Treebeard's Homepage : Stumpers

Treebeard's Stumper Answer
19 April 2002

Line Dance of the Planets

Over the next few weeks, we can witness a rare and beautiful dance of the planets. All five visible planets will be in the sky at once -- Jupiter, Saturn, Mars, Venus, and Mercury. Look west after sunset, and keep looking night after night because the planets will change positions in an intricate line dance. These five planets were named in ancient times, but how did those ancient astronomers realize that planets are different from the other stars? It's unusual that all these planets are in the sky at once, but it's not surprising that they are all in a line. Why?

These handsome horizon charts illustrate some of the moves in this line dance of the planets. They are from Alan M. MacRobert's article on A Rare Dance of Planets at the Sky And Telescope web site. Click on any image to go to the original which gives a detailed week by week description.
Star charts adapted from Alan M. MacRobert's A Rare Dance of Planets at Sky And Telescope.
You can create your own custom maps using the nifty Sky And Telescope Interactive Sky Chart.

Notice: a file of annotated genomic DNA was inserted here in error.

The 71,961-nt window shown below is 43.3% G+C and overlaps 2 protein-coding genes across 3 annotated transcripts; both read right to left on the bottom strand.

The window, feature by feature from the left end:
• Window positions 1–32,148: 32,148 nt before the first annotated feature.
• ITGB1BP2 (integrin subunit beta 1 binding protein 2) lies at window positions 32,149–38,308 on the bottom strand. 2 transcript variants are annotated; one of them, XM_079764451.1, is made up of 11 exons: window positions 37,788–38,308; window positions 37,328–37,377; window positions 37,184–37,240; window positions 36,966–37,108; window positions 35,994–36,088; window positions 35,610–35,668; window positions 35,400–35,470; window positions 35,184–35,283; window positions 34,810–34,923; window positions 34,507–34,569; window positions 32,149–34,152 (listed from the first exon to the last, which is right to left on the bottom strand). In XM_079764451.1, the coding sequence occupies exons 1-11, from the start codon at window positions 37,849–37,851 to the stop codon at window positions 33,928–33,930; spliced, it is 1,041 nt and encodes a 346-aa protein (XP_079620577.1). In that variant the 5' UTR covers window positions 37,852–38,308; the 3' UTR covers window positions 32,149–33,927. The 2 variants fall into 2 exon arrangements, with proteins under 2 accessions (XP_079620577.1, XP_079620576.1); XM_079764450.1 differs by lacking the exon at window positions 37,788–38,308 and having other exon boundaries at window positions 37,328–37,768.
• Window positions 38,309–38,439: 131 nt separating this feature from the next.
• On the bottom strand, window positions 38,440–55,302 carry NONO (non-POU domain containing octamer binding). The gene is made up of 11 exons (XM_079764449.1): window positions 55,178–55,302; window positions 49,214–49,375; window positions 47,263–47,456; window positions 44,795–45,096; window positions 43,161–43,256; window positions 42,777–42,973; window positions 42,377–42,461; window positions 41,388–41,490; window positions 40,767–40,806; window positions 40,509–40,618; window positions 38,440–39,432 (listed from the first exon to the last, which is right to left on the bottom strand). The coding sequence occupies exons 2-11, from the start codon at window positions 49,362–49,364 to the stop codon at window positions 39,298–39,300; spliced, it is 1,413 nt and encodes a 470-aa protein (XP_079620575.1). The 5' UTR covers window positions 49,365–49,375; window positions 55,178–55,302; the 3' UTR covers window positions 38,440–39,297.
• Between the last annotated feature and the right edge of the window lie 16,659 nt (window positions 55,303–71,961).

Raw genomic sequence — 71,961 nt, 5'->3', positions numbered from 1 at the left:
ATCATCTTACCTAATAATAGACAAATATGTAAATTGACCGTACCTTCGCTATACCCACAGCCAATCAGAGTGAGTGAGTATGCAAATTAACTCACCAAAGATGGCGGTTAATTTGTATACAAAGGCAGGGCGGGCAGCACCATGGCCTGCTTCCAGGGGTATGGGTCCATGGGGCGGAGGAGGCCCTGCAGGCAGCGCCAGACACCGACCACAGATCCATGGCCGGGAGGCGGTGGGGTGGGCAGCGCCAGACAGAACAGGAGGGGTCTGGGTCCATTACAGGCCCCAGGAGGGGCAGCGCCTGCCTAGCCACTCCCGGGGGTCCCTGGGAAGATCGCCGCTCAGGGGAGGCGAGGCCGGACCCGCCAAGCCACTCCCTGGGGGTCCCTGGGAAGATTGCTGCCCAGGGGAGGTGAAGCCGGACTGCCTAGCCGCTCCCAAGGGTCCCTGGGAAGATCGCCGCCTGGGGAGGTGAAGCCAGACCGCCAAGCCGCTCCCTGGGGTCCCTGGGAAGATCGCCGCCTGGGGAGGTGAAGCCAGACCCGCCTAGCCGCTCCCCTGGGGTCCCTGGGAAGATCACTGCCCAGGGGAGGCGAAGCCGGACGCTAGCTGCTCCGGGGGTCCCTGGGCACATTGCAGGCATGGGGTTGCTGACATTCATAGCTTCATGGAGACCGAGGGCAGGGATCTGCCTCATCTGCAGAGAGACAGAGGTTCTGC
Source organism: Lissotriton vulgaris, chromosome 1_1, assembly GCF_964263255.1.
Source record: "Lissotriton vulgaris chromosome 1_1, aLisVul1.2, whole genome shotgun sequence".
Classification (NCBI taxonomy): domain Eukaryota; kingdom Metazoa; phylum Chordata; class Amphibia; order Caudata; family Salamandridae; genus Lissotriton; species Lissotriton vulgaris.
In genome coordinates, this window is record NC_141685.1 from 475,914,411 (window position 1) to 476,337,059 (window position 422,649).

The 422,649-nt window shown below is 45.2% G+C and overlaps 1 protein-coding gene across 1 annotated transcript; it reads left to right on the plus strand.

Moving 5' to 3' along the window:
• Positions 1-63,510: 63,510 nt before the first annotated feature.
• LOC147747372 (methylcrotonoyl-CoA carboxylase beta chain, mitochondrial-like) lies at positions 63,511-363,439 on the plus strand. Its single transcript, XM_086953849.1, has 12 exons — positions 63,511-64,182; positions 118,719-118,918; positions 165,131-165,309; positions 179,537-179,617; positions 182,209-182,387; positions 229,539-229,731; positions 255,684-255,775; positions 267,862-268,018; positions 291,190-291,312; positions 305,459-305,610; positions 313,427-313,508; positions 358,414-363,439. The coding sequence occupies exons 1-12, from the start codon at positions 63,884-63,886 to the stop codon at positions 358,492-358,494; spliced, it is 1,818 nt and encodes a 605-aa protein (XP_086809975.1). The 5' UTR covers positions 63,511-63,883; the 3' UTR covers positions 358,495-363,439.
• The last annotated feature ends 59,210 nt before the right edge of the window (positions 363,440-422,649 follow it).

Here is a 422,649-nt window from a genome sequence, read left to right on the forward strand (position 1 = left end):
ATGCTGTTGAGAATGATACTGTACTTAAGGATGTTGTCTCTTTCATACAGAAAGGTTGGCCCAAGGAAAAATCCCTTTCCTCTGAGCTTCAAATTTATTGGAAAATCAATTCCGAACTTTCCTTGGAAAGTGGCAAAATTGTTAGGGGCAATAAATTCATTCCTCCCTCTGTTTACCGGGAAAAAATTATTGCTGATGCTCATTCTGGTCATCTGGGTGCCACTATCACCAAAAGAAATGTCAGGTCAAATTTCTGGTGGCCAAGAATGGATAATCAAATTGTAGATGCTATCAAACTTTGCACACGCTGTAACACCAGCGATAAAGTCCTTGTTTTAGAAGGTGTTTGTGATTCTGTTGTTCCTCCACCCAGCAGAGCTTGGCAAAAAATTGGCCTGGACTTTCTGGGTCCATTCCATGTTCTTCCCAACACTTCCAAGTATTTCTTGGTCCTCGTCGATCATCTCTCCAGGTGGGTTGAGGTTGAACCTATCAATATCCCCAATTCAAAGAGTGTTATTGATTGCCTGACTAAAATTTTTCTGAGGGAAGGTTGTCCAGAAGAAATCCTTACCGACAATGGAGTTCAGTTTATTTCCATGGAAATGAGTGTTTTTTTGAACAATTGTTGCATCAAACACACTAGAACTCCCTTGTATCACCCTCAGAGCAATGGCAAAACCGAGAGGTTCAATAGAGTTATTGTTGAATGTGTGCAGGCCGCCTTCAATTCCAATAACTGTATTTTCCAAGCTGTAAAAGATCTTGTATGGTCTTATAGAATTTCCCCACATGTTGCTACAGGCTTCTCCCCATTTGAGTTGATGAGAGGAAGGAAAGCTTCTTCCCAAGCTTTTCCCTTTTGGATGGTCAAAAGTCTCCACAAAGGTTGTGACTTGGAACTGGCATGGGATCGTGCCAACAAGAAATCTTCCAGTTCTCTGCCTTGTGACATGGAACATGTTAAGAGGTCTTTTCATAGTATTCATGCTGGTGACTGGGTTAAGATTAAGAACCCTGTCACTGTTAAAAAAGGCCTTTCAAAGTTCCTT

Note the different motions in this line dance. Jupiter and Saturn are moving down from the upper left. Brilliant Venus is rising at the same time, and finally overtakes Jupiter on June 3. Mercury rises and sinks. Mars and Saturn swap positions, and then they both sink. It's not quite an "allignment," though all five visible planets (plus the crescent Moon) will be clustered within 33 in sky on the evening of May 14th.

Here are a few more related planetary stumpers:


Our word "planet" comes from the ancient Greek word for a wanderer. Everything in the sky revolves by day and year, but the stars keep their positions with each other. The ancients noticed that the planets (they included the sun and moon) wander across the background stars. It's not surprising that all the visible planets are arranged in a line, because the solar system is flat. Planets can be anywhere in their orbits, but we see them in the flat plane of the solar system, along the slice of the sky called the ecliptic and the constellations of the zodiac.

Notes:

I fell behind on my stumpers this week because of my Dunn Middle School Science Fair. (My project was about Secret Santa.) Actually I stole one of my own (ancient) stumpers about Pretty Planets all in a Row (05 Dec 97). The real stumper for me has been finding time to get outside to see all these planets. I live in a canyon with no view to the west, and I spend more time staring at my computer than the sky. Graybear came through with all the right answers!

Thanks Graybear, that really did help.

For more information about who's who in this spring dance of the planets, check Sky & Telescope, NASA, and Abrams Planetarium (PDF). You can download fine star charts from Skymaps.com. The universe awaits if you Search the Web.

Back to Stumper


Last modified .

Copyright © 2002 by Marc Kummel / mkummel@rain.org